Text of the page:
I’ve been working in and through the “cloud” since before it was called the cloud. First and foremost, I learned how to credibly publish to the web. If we haven’t met – google “legaltypist”…
I set up my service based company, LegalTypist, Inc., to be able to securely work with any one who could dial a toll-free number; and I amassed others who were like me to do the day to day tasks and typing of firms I set up on the digital dictation and transcription tech used at LegalTypist <-which is technically called an ASP, holds 2 patents and is owned/managed by a company with a long-standing and well maintained reputation in “legal” in the great state of Massachusetts.
Since I can see all your eyes glazing over … as I learned very early on – I call the ASP “the System” and I have been using and configuring it to create custom digital workflows for firms of 1-100+ attorneys since 2003. (Note: LegalTypist has been helping attorneys since 2001 – and to this day, completes assignments from the very first attorney/client to hire the company. LegalTypist, as a company, upgraded to the ASP in 2003 and that attorney was one of the first to start using it. Combined with faxing (through Onebox) his workflow has been chugging along for over 12 years.)
I have also been a privacy nut by some standards since first dipping my toe in the the digital waters that is the web. You can see from this post from March 2009: 3 Requirements For My Web Based Tech.
In a nutshell, here’s a few simple questions you can ask the sales rep or whomever you are speaking with at the start of the tech selection process (because you NEVER just sign up on line and not speak with someone … right??):
1. Where are your servers and my data located?
If the answer is not 100% in the US (or the country in which your practice is located), move along.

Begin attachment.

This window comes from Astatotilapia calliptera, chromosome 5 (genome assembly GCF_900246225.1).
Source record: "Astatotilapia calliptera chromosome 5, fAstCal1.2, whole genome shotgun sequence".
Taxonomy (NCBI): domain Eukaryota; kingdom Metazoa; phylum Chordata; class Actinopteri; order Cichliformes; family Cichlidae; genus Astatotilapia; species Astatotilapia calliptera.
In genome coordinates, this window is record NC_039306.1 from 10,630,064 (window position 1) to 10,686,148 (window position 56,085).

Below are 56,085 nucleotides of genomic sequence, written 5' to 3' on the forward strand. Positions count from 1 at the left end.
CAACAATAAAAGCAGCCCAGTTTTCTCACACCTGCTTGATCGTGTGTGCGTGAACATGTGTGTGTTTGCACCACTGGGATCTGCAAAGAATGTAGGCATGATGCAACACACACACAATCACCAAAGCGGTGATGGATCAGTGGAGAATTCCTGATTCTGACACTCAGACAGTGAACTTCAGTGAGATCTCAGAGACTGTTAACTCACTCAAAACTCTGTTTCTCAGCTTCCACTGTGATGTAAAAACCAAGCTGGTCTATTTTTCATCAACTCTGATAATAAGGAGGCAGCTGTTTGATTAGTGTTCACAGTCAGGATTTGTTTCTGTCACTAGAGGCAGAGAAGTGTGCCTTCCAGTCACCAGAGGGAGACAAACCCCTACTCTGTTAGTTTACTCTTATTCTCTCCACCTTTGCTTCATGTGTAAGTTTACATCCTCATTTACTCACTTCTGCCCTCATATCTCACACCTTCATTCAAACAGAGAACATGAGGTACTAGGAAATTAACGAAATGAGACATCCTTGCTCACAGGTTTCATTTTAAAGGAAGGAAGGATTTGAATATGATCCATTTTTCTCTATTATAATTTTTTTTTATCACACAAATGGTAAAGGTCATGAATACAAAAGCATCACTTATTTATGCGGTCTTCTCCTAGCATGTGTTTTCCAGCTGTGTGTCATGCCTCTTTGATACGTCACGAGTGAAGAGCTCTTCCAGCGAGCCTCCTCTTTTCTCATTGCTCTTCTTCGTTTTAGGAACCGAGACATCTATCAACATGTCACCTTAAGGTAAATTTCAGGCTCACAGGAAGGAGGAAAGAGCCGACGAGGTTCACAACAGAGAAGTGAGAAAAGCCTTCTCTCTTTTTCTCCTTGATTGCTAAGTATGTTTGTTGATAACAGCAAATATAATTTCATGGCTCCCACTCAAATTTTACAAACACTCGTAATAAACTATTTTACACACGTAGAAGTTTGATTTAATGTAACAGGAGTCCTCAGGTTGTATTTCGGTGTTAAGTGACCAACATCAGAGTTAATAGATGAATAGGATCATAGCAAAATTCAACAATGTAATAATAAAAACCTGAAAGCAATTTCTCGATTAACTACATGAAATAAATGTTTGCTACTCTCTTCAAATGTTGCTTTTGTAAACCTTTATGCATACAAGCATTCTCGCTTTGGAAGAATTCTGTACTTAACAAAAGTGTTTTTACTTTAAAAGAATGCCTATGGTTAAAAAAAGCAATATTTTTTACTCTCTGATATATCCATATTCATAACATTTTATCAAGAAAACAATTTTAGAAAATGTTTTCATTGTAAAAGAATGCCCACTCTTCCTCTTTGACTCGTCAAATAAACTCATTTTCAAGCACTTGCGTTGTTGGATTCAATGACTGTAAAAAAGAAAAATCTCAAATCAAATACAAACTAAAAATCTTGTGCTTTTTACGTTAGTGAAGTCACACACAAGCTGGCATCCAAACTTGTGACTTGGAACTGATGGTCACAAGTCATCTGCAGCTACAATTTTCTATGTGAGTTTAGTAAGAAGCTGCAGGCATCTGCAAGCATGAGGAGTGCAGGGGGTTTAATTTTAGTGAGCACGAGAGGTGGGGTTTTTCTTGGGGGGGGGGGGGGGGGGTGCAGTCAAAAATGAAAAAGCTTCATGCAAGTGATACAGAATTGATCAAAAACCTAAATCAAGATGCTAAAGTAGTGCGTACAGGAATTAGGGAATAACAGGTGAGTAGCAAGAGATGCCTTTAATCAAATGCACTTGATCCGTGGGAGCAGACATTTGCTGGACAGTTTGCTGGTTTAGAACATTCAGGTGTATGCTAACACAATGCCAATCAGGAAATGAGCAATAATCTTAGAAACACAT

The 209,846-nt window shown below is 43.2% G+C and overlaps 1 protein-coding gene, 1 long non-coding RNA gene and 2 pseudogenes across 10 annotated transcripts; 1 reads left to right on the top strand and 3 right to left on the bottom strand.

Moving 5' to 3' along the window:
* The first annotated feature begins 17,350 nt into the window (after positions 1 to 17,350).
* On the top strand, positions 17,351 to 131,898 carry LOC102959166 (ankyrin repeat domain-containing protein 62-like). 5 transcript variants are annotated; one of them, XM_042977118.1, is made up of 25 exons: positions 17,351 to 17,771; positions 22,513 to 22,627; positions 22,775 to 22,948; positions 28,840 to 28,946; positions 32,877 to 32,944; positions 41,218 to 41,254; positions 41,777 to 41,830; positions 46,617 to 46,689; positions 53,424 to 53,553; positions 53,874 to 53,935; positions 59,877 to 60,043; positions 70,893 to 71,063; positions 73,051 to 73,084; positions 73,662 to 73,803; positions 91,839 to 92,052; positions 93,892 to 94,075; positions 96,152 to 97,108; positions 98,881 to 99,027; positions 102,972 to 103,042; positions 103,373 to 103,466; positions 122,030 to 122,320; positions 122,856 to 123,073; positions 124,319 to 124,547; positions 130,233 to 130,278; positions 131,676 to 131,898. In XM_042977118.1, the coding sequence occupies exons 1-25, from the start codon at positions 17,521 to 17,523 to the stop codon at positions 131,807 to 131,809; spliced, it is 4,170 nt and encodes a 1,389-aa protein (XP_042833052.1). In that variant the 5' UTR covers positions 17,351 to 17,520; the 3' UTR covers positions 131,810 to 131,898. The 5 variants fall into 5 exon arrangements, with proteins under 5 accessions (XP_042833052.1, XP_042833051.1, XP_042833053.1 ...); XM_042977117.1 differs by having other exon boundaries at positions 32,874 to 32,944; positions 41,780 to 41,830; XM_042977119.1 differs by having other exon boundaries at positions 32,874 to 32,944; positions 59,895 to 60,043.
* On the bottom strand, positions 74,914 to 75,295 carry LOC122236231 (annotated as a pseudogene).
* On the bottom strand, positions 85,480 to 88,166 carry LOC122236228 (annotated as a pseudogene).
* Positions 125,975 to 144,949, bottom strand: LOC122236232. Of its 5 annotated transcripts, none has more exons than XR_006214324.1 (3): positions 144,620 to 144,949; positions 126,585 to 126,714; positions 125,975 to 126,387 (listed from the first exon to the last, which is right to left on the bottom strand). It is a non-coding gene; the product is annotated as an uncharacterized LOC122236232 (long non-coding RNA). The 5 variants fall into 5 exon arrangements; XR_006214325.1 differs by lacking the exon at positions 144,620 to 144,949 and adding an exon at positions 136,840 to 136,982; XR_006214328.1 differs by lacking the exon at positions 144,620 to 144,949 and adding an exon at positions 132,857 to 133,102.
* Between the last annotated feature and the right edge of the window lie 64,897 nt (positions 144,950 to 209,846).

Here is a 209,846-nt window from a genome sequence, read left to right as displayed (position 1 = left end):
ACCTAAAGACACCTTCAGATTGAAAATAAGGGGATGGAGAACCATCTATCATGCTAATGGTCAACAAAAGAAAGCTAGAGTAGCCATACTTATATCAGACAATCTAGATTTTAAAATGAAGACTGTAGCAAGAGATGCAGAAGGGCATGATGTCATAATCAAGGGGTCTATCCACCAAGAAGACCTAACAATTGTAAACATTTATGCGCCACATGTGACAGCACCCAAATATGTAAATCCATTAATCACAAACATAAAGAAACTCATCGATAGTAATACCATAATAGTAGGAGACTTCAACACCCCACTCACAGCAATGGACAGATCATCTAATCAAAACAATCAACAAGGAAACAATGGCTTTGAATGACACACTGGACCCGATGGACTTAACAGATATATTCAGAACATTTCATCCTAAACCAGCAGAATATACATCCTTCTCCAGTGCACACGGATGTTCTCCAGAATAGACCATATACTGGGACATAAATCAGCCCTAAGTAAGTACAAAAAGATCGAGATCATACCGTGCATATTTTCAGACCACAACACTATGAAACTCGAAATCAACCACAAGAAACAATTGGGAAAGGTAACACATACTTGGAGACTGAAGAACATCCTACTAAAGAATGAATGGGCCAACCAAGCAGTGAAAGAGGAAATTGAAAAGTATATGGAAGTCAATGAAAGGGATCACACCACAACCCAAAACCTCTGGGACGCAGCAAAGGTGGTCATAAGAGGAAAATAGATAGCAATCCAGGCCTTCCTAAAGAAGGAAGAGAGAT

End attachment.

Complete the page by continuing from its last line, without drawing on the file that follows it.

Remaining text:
2. What kind of security measures are in place for my data?
From the physical servers to the connections to your accounts, all access points to your data should be secure. Every time you log in, you should see https (not http) at the beginning of the url. The “s” means that the connection between your device and the website is encrypted and secure. Other things to look for are display of certifications from companies like Thwate, Verisign and McAfee <-which indicate that the site, and depending on the certification, the company, seriously “get” web based security.
3. Are the servers geo-redundantly backed up to servers also located in the same country?
What is geo-redundancy? That’s when back up servers are outside the same power grid as the main servers in case of a wide-spread power outage. How could that affect you? See How Far We’ve Come–The Importance of Redundancy in the Cloud
4. Who is on staff to fix the servers should they go down?
If the answer does not start with “We have x number of engineers on staff…” or “”those servers are hosted in a remote location; where the only people who can physically access them have biometric permissions in place” … move along.
5. How do I retain local copies of my data?
If a cloud provider does not at least have in place a way to download your contact database into .csv format, that’s a huge warning. Keep in mind that all cloud services are programmed differently – and since cloud means the software too – there is generally no way to manipulate your data outside of that particular service provider. However, if you can get your data into .csv, chances are you can figure out a way (or pay someone) to populate much of it into a different program.
6. Can I work off line?
Is there a way to download a full, local copy of your data that you use until you get back on line and update the cloud data? The answer is probably not. However, desktop resident software companies are starting to notice the cloud and are now creating on line versions of their applications.
7. How long have you been in existence?
The longer the better. If you can get with sustained growth over time, that’s the best possible scenario. The last thing you want is to select a service, take the time to load all your data, then train everyone (including yourself) on how to use it, only to have the company go belly up.
Of course, the above list is not the ONLY things you should ask – however, the answers to these 7 questions should give you a good feel for how seriously the company takes your privacy and the duty of confidentiality you have to your clients.
If you’re investigating a cloud service that I use and recommend, know that these questions have been asked and answered to my satisfaction (or I wouldn’t be using/recommending them).
To grab a copy of LegalTypist’s most popular report (and save yourself the time/frustration of figuring out which cloud based “legal tech start up” you should even bother testing), click on the pix: